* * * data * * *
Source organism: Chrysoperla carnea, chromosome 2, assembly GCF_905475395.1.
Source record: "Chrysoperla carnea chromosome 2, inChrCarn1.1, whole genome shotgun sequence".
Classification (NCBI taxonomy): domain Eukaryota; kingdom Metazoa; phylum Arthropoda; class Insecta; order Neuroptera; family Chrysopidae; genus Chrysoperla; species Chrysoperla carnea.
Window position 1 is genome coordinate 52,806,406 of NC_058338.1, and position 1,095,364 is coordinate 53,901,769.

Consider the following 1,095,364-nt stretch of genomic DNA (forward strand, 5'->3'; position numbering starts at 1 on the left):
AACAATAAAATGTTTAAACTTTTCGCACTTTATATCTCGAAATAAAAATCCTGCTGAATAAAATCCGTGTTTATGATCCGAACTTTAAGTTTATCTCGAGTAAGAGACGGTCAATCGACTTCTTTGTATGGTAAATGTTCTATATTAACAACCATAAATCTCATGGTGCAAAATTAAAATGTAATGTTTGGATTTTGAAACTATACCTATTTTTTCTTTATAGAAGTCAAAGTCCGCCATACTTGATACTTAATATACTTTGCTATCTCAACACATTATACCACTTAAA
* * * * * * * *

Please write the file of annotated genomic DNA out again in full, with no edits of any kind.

Source organism: Chrysoperla carnea, chromosome 2, assembly GCF_905475395.1.
Source record: "Chrysoperla carnea chromosome 2, inChrCarn1.1, whole genome shotgun sequence".
Classification (NCBI taxonomy): domain Eukaryota; kingdom Metazoa; phylum Arthropoda; class Insecta; order Neuroptera; family Chrysopidae; genus Chrysoperla; species Chrysoperla carnea.
Window position 1 is genome coordinate 52,806,406 of NC_058338.1, and position 1,095,364 is coordinate 53,901,769.

Consider the following 1,095,364-nt stretch of genomic DNA (forward strand, 5'->3'; position numbering starts at 1 on the left):
AACAATAAAATGTTTAAACTTTTCGCACTTTATATCTCGAAATAAAAATCCTGCTGAATAAAATCCGTGTTTATGATCCGAACTTTAAGTTTATCTCGAGTAAGAGACGGTCAATCGACTTCTTTGTATGGTAAATGTTCTATATTAACAACCATAAATCTCATGGTGCAAAATTAAAATGTAATGTTTGGATTTTGAAACTATACCTATTTTTTCTTTATAGAAGTCAAAGTCCGCCATACTTGATACTTAATATACTTTGCTATCTCAACACATTATACCACTTAAA